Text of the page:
Washington: Defense hawks and defense industry supporters are ramping up the rhetoric as they prepare to battle for defense dollars on Capitol Hill.
Defense Secretary Leon Panetta plans to meet tomorrow with top defense industry leaders as Senate Appropriations defense subcommittee prepares to weigh in on defense spending levels for fiscal year 2012.
“The Secretary is looking forward to hearing the views of industry leaders. He believes that a strong and healthy defense industrial base is vital to our national security,” DoD spokesman George Little said regarding tomorrow’s sit down.
During the pow-wow, Panetta plans to hammer home the need for closer cooperation between the department and industry, to meet the “the twin imperatives of strong national defense and fiscal discipline,” Little said.
For their part, industry officials will argue that pushing past the anticipated $315 billion in defense cuts over the next decade would leave thousands of Americans out of work.
Lawmakers have argued that foreign military sales of U.S. hardware, such as fighter planes and naval ships, would be enough to support the defense workforce, according to recent reports in the Wall Street Journal.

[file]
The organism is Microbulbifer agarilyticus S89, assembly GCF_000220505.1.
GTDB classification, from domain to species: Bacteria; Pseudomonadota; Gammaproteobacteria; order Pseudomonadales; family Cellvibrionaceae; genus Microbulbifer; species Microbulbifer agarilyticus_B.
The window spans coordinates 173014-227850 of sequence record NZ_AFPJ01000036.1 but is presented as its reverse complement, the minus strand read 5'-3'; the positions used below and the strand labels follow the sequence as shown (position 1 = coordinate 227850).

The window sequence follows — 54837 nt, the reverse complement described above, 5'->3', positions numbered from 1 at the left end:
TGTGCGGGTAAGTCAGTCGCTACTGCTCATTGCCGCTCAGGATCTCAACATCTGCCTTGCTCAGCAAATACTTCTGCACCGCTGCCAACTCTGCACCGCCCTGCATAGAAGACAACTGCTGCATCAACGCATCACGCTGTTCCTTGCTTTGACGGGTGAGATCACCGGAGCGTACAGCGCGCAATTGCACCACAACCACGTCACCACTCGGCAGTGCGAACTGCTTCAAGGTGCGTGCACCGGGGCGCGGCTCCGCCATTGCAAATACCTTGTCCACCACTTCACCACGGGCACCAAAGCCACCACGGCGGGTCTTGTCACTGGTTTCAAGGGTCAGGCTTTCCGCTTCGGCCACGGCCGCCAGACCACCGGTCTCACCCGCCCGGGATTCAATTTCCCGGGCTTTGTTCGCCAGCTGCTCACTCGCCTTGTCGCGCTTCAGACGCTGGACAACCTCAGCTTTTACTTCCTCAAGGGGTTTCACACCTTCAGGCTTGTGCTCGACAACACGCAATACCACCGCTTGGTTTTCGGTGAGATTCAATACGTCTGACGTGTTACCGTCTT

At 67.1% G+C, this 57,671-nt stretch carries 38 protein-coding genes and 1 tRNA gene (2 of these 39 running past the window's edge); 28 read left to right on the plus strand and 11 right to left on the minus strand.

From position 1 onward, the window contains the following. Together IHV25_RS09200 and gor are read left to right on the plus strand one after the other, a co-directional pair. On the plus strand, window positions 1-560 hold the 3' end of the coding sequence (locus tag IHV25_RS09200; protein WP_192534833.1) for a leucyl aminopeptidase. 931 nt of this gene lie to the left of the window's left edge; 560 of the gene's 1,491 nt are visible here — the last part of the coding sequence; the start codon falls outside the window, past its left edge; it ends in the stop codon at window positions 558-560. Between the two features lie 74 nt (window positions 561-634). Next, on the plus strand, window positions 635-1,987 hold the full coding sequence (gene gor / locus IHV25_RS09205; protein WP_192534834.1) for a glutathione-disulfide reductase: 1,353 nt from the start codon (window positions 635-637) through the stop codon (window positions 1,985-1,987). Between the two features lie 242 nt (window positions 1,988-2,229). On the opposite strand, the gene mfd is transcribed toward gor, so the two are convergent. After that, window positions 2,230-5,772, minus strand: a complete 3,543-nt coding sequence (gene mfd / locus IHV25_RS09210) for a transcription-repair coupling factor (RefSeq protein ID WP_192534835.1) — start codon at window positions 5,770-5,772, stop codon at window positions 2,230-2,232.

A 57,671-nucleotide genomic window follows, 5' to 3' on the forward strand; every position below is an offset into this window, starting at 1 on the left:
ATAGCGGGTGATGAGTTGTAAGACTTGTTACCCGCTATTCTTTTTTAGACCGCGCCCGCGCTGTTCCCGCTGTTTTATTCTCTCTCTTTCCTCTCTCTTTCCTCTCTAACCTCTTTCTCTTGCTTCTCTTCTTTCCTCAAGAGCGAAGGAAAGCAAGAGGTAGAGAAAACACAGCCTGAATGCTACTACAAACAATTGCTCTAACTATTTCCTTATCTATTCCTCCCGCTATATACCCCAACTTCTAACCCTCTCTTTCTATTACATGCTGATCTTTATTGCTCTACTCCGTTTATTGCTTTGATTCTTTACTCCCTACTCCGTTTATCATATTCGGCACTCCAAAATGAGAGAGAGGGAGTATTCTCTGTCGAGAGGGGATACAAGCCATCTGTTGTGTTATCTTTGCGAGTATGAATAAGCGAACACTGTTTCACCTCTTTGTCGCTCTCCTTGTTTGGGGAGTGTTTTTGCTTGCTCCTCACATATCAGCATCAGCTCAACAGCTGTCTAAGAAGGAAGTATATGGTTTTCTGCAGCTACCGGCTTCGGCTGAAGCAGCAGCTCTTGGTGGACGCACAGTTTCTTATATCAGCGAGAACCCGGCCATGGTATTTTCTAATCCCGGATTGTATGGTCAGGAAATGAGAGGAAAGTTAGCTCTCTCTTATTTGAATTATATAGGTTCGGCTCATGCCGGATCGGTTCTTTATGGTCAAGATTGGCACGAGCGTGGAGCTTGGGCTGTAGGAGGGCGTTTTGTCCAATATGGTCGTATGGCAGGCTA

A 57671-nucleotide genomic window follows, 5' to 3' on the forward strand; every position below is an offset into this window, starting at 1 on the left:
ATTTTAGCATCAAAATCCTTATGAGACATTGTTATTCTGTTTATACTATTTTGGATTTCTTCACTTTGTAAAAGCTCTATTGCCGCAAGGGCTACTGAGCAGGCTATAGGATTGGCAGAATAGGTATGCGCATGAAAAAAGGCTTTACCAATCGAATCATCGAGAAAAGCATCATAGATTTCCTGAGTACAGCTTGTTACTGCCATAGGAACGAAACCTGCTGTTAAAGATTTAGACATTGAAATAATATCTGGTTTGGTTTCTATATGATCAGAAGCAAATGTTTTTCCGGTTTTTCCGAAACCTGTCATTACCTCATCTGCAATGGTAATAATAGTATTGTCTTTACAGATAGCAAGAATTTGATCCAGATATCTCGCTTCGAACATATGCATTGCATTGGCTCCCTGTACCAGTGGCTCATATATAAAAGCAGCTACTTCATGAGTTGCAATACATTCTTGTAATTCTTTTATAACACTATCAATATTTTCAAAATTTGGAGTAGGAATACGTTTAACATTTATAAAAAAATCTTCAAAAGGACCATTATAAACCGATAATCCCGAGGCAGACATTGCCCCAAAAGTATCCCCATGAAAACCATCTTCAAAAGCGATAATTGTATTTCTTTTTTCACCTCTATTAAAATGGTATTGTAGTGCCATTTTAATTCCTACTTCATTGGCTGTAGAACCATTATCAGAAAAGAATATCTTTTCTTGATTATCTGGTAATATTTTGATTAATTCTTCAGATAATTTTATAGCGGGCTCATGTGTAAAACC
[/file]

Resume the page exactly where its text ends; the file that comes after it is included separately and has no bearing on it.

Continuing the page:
However, the anti-war group Brave New Foundation is claiming that further investment in the defense sector would only preserve a minimal amount of U.S jobs, compared to other areas of the economy.
Rep. Buck McKeon said today that the U.S. military is “falling into disrepair” and will fall even further if DoD coffers trimmed further.
The rising tide on the Hill for defense reductions has put the country on a track where “we are sliding back to a place we pledged never to return to,” McKeon said.
With the services reeling from nearly a decade of combat in Iraq and Afghanistan, the Obama administration should be looking to rebuild those forces, not cut them down to the bone, he said.
“As we begin to emerge from a long, tough fight, this should be the time to reset and rebuild our military,” the HASC chairman said. “Instead, we are lowering our gloves.”
By cutting defense past the $315 billion mark, the United States will be “repeating the mistakes of a September 10th America” and will be left to suffer the consequences, McKeon said.